In cream from cow's milk
- name of the term :
Palmitic acid is a saturated fatty acid. Fatty acids occur as triacylglycerols (also known as triglycerides) that make up to 98% of the fat content in breast milk.. Triacylglycerols are the main components in fatty oils and fats. If the palmitic acid[CA1] is bound to the middle glycerol molecule, it is given the name β-palmitate, beta-palmitate or SN2-palmitate. In breast milk, about 70% of the palmitic acids are located at this middle position.
In cow's milk, this drops to around 40%, whereas in vegetable oils it is only around 10%.
Beta-palmitate supplies energy. The energy needs of an infant are high. In breast milk, about 50% of the energy comes from fat. Almost 100% of breast milk fats are triacylglycerols. Studies on premature and full-term newborns show that beta-palmitate may have a beneficial effect on the absorption of fat and calcium. In addition, fewer faecal calcium soaps appear to be formed, which may manifest itself in softer stools. Positive observations have also been made with regard to bone strength. In addition, beta-palmitate may influence the microbial composition of the intestinal flora in the first weeks of life by stimulating the growth of bifidobacteria and lactobacilli.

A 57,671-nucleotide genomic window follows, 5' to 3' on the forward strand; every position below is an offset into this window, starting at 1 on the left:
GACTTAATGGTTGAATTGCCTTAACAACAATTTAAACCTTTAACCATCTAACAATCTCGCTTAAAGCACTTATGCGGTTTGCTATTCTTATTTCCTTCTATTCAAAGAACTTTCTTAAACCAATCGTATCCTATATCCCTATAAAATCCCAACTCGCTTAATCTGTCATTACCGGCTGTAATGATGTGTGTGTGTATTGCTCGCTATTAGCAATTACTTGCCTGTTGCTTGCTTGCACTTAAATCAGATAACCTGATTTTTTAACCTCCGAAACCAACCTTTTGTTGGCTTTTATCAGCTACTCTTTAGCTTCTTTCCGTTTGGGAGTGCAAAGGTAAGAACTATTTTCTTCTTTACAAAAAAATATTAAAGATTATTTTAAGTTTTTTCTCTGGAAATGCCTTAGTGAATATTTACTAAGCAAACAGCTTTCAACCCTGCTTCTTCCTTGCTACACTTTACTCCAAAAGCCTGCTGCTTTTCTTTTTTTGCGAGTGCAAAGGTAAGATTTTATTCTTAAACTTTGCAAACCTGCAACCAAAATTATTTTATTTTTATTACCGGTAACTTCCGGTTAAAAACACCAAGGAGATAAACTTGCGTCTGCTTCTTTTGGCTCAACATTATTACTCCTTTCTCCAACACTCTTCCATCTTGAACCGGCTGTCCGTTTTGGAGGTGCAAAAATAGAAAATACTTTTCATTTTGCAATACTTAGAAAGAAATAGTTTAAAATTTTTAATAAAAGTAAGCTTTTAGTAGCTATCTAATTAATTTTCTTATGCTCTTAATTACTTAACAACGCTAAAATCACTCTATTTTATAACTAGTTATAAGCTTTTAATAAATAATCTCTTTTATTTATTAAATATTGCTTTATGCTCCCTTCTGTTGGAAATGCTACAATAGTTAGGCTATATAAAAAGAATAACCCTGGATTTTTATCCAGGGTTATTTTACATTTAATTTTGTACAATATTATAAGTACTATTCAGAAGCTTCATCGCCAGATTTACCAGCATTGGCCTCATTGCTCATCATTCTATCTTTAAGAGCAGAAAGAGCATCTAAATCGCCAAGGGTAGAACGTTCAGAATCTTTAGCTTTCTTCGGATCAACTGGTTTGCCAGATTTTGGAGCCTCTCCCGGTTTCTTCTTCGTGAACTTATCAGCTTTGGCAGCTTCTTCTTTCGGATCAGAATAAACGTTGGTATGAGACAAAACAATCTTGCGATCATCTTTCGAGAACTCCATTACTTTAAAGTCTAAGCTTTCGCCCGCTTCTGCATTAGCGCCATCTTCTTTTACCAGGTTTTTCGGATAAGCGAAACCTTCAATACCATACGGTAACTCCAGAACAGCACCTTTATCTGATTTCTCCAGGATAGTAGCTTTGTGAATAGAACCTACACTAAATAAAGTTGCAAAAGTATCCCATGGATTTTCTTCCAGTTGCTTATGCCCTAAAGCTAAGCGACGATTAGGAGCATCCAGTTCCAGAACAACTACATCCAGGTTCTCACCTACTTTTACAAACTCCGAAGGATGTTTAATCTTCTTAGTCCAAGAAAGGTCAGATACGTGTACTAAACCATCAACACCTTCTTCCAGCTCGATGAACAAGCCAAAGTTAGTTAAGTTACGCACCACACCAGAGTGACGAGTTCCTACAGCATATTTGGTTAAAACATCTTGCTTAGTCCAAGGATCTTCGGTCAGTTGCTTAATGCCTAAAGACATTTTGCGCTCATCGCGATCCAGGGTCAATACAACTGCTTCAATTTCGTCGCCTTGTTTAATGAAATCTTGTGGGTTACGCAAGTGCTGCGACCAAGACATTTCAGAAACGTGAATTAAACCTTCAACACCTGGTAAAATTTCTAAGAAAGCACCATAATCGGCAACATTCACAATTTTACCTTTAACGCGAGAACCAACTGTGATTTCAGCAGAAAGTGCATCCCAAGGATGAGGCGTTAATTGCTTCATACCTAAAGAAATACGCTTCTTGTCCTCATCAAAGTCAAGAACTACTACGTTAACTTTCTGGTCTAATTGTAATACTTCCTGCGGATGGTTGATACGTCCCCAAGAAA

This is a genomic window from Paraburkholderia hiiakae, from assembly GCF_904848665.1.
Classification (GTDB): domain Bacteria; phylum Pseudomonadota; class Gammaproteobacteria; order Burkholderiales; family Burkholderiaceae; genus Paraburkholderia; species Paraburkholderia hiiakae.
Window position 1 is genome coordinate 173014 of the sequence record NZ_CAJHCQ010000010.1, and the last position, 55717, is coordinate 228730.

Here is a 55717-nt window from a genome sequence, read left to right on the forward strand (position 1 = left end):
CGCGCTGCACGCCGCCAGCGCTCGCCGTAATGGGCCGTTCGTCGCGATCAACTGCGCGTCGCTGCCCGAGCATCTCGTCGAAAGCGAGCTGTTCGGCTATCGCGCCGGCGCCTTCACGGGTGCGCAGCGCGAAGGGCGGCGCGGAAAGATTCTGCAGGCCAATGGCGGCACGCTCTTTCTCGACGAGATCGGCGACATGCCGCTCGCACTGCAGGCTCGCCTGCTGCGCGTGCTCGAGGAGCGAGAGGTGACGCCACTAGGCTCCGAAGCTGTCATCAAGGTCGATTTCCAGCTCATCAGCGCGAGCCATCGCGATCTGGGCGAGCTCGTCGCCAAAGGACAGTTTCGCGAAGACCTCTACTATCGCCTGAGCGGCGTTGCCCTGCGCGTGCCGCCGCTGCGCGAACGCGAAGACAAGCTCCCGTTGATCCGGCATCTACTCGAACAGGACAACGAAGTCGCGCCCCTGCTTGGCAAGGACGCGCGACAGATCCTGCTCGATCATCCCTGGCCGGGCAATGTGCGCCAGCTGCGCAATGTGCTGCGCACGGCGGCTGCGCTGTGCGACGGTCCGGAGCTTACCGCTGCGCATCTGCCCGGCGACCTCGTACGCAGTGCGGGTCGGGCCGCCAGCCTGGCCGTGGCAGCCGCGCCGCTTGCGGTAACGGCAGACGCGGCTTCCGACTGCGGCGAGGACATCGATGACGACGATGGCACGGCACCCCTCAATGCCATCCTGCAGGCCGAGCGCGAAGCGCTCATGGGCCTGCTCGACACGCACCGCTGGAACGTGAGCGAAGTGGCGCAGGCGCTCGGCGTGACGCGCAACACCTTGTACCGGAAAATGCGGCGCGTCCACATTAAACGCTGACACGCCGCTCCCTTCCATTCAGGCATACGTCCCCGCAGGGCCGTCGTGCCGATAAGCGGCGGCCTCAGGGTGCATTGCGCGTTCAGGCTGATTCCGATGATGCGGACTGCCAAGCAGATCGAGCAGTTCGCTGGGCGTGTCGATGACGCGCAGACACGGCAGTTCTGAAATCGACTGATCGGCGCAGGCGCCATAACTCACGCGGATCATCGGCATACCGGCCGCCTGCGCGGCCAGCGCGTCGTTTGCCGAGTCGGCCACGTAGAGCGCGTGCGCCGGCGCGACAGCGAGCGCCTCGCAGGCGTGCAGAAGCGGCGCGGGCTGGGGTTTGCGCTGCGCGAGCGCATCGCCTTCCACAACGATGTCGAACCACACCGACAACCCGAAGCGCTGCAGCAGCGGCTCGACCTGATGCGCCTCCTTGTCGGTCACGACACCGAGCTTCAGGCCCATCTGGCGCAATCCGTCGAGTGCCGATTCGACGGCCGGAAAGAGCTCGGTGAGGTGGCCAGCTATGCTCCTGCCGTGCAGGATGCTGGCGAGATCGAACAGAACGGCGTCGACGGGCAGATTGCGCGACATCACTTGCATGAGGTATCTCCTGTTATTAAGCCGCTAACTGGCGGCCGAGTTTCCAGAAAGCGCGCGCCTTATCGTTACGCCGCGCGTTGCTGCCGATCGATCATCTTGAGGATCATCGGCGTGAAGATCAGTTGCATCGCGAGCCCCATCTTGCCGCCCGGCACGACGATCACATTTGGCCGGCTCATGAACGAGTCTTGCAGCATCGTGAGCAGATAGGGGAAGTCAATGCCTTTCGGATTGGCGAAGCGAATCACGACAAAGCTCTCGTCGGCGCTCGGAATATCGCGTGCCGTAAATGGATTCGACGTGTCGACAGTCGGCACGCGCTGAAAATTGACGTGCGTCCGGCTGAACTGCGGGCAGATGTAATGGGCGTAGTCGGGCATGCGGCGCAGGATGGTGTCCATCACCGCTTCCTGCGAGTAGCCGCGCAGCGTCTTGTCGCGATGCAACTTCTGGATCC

- Synonyms : β-palmitate, SN2-palmitate